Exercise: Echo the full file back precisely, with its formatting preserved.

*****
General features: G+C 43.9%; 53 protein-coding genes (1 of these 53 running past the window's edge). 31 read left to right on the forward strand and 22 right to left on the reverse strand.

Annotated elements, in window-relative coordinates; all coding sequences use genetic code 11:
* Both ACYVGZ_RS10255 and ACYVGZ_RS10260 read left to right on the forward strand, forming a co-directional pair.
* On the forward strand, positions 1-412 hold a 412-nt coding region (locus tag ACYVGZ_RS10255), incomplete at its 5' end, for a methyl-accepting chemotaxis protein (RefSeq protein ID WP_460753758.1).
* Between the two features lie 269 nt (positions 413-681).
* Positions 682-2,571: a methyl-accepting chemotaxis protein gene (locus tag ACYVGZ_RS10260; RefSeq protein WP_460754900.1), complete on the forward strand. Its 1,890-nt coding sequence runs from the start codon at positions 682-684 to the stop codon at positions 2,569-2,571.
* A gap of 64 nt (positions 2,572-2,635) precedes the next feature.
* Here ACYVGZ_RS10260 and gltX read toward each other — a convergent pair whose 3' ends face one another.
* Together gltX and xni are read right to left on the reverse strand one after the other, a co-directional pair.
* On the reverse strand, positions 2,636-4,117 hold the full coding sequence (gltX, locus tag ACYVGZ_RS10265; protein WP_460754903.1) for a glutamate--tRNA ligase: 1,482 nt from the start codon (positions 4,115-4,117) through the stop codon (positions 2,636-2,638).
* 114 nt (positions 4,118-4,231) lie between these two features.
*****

General features: G+C 43.9%; 53 protein-coding genes (1 of these 53 running past the window's edge). 31 read left to right on the forward strand and 22 right to left on the reverse strand.

Annotated elements, in window-relative coordinates; all coding sequences use genetic code 11:
* Both ACYVGZ_RS10255 and ACYVGZ_RS10260 read left to right on the forward strand, forming a co-directional pair.
* On the forward strand, positions 1-412 hold a 412-nt coding region (locus tag ACYVGZ_RS10255), incomplete at its 5' end, for a methyl-accepting chemotaxis protein (RefSeq protein ID WP_460753758.1).
* Between the two features lie 269 nt (positions 413-681).
* Positions 682-2,571: a methyl-accepting chemotaxis protein gene (locus tag ACYVGZ_RS10260; RefSeq protein WP_460754900.1), complete on the forward strand. Its 1,890-nt coding sequence runs from the start codon at positions 682-684 to the stop codon at positions 2,569-2,571.
* A gap of 64 nt (positions 2,572-2,635) precedes the next feature.
* Here ACYVGZ_RS10260 and gltX read toward each other — a convergent pair whose 3' ends face one another.
* Together gltX and xni are read right to left on the reverse strand one after the other, a co-directional pair.
* On the reverse strand, positions 2,636-4,117 hold the full coding sequence (gltX, locus tag ACYVGZ_RS10265; protein WP_460754903.1) for a glutamate--tRNA ligase: 1,482 nt from the start codon (positions 4,115-4,117) through the stop codon (positions 2,636-2,638).
* 114 nt (positions 4,118-4,231) lie between these two features.